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Mary Altaffer, Associated Press
GOP presidential candidate Sen. John McCain talks with Joe St. Ann, offshore installation manager of an oil rig in the Gulf of Mexico.

Barack Obama and John McCain are locked in a tight battle for president, with the Democrat capitalizing on voter concern over the economy and energy and the Republican benefiting from his experience and success in neutralizing the issue of the unpopular Iraq war.

The latest Bloomberg/Los Angeles Times poll shows that Obama, the first black major-party nominee, may have defused the issue of race, particularly among independents who will form a crucial voting bloc in the November election.

With the nominating conventions set to begin next week, Obama edges McCain 42 percent to 41 percent among registered voters; minor-party candidates garner 5 percent. In a head-to-head match-up, Obama has a 2-point advantage over McCain. The results are within the poll's margin of error of plus or minus 3 percentage points.

The deteriorating economy and rising energy costs "have been major issues for so long and voters blame the Republicans and George Bush for the problems," says Susan Pinkus, the Los Angeles Times polling director. Still, Pinkus says, McCain has benefited from voters' concerns about Obama's experience and ability to handle an international crisis.

"With the economy doing so poorly and the unpopularity of the war in Iraq, Obama should be further ahead," she says.

A bright spot for Obama is that many more Democrats say they are more enthusiastic about their candidate than Republicans.

As in previous surveys in this election cycle, the economy and Iraq remain the dominant issues. Four out of 10 voters choose the economy as the top priority for the candidates, with 45 percent saying Obama has better ideas for bolstering it, compared with 28 percent who pick McCain. About a third choose the war as the most important issue. Fuel prices and health care lag behind, according to the survey of 1,248 registered voters conducted Aug. 15-18.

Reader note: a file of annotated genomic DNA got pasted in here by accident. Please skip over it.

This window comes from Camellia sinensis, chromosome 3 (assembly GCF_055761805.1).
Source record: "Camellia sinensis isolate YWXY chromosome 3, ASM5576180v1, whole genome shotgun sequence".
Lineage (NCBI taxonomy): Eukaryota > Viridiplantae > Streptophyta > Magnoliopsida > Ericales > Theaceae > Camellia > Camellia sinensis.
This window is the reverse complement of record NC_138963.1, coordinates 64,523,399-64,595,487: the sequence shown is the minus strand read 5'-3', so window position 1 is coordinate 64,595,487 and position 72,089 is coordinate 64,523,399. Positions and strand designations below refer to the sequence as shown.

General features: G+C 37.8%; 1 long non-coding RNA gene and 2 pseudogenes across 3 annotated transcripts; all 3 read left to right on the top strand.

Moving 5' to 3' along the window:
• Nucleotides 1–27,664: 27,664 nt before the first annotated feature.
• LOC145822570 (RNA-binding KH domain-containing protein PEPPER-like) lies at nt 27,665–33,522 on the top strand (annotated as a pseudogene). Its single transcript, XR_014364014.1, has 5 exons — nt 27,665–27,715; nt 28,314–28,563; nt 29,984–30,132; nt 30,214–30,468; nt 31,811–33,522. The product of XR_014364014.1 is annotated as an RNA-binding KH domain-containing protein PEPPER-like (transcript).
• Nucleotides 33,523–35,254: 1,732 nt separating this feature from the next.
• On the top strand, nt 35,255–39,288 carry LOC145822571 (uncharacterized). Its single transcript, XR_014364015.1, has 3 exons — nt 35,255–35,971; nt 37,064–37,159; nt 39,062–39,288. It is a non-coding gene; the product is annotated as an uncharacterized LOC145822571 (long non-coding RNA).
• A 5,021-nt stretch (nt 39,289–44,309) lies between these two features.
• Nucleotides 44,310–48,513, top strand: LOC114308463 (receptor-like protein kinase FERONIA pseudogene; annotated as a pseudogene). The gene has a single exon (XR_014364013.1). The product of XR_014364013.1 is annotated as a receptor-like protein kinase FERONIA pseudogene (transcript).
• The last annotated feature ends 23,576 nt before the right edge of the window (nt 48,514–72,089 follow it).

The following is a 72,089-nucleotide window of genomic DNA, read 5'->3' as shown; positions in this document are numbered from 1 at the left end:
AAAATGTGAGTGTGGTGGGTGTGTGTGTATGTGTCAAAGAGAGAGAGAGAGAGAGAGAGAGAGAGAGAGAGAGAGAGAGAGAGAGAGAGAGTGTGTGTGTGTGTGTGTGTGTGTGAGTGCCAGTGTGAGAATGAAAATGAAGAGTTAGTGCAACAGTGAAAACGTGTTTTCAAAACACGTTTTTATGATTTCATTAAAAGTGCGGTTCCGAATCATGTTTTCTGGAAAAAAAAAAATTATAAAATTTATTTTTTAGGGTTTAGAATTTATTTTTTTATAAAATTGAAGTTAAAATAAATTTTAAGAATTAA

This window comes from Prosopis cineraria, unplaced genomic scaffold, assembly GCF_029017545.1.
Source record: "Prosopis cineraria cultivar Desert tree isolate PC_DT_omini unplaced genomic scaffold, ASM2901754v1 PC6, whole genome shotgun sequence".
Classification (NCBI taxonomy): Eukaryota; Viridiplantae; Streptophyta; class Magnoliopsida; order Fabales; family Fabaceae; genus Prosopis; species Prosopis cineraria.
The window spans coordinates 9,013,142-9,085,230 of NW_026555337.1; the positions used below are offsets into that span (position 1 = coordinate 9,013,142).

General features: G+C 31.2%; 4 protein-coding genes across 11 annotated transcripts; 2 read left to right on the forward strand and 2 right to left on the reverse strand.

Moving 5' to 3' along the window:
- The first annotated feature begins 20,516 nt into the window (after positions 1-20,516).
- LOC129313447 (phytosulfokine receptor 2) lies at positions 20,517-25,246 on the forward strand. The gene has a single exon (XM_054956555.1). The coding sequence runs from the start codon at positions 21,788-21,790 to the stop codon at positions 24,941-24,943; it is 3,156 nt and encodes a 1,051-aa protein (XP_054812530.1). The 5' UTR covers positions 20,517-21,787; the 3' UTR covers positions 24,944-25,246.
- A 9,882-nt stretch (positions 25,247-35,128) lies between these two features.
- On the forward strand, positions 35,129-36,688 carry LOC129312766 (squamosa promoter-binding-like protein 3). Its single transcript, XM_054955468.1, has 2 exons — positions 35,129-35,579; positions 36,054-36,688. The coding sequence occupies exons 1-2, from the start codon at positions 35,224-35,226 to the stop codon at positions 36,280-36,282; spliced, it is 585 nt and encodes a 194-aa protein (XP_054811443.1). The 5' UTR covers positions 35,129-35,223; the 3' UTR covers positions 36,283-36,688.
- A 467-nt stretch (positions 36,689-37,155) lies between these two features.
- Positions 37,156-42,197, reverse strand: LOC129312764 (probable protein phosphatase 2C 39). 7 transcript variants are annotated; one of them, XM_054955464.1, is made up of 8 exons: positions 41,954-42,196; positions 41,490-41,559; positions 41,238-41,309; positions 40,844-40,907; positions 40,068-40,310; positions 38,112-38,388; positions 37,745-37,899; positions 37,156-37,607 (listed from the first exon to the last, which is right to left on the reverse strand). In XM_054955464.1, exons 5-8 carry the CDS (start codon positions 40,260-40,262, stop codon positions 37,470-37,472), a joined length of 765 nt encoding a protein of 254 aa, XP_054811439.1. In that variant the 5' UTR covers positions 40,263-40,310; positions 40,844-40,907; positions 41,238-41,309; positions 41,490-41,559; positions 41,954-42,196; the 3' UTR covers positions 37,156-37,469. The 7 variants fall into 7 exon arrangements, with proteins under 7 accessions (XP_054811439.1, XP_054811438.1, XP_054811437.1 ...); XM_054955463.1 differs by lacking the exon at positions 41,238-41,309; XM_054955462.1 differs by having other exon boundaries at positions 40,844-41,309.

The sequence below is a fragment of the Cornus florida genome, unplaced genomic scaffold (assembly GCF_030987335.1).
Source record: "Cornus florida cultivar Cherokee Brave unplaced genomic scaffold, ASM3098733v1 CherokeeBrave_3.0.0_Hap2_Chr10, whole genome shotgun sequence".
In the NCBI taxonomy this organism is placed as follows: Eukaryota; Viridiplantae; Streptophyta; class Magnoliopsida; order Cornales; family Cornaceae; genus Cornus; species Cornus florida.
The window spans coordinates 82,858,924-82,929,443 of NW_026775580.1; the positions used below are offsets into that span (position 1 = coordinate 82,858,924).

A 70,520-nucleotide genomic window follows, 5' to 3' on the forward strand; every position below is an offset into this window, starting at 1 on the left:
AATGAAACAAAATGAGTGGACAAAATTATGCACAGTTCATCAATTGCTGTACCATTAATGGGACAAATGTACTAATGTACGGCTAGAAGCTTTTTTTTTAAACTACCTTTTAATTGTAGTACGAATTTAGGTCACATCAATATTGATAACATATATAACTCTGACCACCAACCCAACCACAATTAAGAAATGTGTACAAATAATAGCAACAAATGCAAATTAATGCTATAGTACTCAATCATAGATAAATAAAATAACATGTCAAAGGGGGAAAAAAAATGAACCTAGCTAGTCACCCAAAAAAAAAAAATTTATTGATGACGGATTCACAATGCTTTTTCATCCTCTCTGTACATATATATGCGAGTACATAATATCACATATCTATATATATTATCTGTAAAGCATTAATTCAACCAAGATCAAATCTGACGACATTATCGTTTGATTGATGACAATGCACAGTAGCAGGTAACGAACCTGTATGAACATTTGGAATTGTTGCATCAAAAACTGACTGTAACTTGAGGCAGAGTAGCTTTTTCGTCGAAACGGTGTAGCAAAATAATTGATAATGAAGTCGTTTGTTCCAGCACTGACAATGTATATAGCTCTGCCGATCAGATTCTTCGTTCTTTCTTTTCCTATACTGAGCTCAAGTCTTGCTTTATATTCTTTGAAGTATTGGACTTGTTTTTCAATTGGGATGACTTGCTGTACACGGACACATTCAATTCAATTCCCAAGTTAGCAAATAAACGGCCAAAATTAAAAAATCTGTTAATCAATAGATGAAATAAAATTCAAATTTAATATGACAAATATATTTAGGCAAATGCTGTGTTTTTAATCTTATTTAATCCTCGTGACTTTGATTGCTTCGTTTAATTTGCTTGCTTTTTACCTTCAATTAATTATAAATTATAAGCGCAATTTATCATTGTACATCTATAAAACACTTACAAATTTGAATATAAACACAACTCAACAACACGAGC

Obama is favored by a margin of 39 percent to 32 percent over McCain as the candidate best able to deal with rising gas and oil prices.

Obama's proposals to invest in alternative energy, give $1,000 energy rebates to working families and his opposition to offshore drilling are favored by 44 percent of voters. McCain's plan to drill for oil off the U.S. coastline, build more nuclear power plants and give a $5,000 tax credit to those who buy an energy-efficient car is favored by 40 percent.

"I haven't had much respect for the way Republicans have handled things," says poll respondent Marianne Fox, 74, a Democrat and retired homemaker from Mason, Michigan.

Fox says Obama's approach to the economy is especially important in her home state, which leads the nation in unemployment.

"I think McCain is very much in the same mode as George Bush," she says.

Voters view McCain as better able to succeed in the Iraq war, by a margin of 43 percent to 36 percent. Almost one-third of registered voters say they had no confidence in the ability of Obama, a first-term senator, to deal wisely with an international crisis, compared with 19 percent who say the same for McCain.

Carl Banther, 72, a Republican poll respondent from Beecher, Ill.inois, says the war and national security are major factors in his choice of candidate.

"McCain's much more in tune with where I'm at," says Banther, a retired maintenance manager. "Obama thinks we ought to get out" of Iraq. "I don't think we can do it."

McCain leads Obama by almost a 2-to-1 margin on which candidate would better protect the country from terrorism. Only one-quarter of voters say Obama would do best at keeping the U.S. safe.

"I don't think Obama has any real experience," says poll respondent John Wolf, 74, a Republican from Belvidere, Illinois. "Our country right now is somewhat going in the wrong direction, and I don't think we can get there by rhetoric."

Obama also is viewed as less patriotic than McCain. More than eight out of 10 voters say McCain's patriotism is strong, compared with just 55 percent for Obama.

On the issue of race, more than seven in 10 respondents say the country is ready to elect a black president. Among independent voters, a swing bloc being courted intensely by both candidates, 77 percent say the country is ready; Democrats agree in about the same numbers while about two-thirds of Republicans concur. Almost one-fifth of voters say the country isn't ready.

"People are really just looking to elect the best leader and not based on color but on their beliefs," says poll respondent Gary Wentz, a Democrat in Saylorsburg, Pennsylvania. The 41-year-old letter carrier says he plans to vote for Obama.

To be sure, about one-third of voters say that "only some people" they know would be comfortable voting for a black presidential candidate. In a race that includes minor-party candidates, McCain leads Obama among white voters 47 percent to 36 percent.

Overall, McCain has a slight edge on the question of honesty and integrity, while more than three times as many voters say Obama would change the way things are done in Washington.